Novel Role for Protein Inhibitor of Activated STAT 4 (PIAS4) in the Restriction of Herpes Simplex Virus 1 by the Cellular Intrinsic Antiviral Immune Response.
Bottom Line: Despite characterization of the host factors that rely on SUMOylation to exert their antiviral effects, the enzymes that mediate these SUMOylation events remain to be defined.Moreover, in the absence of ICP0, high-molecular-weight SUMO-conjugated proteins do not accumulate if HSV-1 DNA does not replicate.The protein inhibitor of activated STAT (PIAS) family of SUMO ligases is predominantly associated with the suppression of innate immune signaling.
Affiliation: MRC-University of Glasgow Centre for Virus Research (CVR), Glasgow, Scotland, United Kingdom.Show MeSH
Related in: MedlinePlus
Mentions: Whether or not the steady-state levels of unconjugated free SUMO were altered during HSV-1 infection along with the global changes in SUMOylation was evaluated. Consistent with previous reports (18), HMW SUMO1- or SUMO2/3-conjugated protein levels decreased during wild-type HSV-1 infection, while they increased during ICP0- mutant HSV-1 infection (Fig. 1A and B, HMW). Although the levels of HMW SUMO-conjugated proteins were clearly altered in an ICP0-dependent manner, the levels of unconjugated free SUMO1 or -2/3 remained relatively stable (Fig. 1A and B, free). In HFt cells infected with 10 PFU per cell of wild-type or ICP0- mutant HSV-1, the cellular pools of free SUMO1 or -2/3 were depleted by 20 to 30% at 9 hpi (Fig. 1A and B, free). In contrast, inhibition of the proteasome, in either the presence or absence of ICP0, was sufficient to deplete the pools of free SUMO1 or -2/3 by 70 to 80% (Fig. 1A and B, +MG132). Together, these data indicate that free SUMO levels are likely regulated during infection, irrespective of the broad depletion or accumulation of HMW SUMO-conjugated proteins during wild-type or ICP0- mutant HSV-1 infection, respectively. Moreover, these data suggest that free SUMO levels are unlikely to be a limiting factor for de novo SUMOylation, supporting the concept that dynamic SUMO modification and signaling occur throughout infection (28).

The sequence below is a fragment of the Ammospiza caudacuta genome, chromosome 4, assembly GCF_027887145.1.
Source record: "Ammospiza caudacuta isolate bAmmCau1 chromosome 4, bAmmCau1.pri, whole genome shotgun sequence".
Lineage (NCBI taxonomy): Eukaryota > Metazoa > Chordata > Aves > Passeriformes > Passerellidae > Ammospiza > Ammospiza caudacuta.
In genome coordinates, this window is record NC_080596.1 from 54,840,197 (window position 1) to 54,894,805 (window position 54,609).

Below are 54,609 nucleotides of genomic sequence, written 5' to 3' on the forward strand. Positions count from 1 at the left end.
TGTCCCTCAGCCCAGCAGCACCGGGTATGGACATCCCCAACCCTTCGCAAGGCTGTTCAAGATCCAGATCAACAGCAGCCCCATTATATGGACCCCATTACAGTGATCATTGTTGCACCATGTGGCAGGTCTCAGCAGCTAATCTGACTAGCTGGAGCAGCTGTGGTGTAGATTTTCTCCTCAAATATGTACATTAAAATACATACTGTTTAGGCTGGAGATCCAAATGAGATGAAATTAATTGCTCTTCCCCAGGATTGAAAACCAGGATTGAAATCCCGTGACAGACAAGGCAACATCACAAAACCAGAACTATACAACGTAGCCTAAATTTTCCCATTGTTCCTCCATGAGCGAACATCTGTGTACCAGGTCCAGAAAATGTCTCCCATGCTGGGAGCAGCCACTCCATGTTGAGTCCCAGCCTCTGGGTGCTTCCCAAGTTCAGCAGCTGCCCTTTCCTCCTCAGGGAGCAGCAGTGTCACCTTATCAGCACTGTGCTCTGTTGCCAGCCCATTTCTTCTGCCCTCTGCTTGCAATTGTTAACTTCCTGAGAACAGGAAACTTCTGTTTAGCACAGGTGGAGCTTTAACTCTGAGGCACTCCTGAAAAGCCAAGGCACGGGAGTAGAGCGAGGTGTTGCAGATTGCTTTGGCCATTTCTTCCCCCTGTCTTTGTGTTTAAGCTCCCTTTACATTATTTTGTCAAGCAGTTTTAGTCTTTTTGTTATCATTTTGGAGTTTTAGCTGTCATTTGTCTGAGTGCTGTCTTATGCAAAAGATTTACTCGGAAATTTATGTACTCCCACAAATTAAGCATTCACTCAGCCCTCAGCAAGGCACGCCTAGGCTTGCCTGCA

Affiliation: MRC-University of Glasgow Centre for Virus Research (CVR), Glasgow, Scotland, United Kingdom.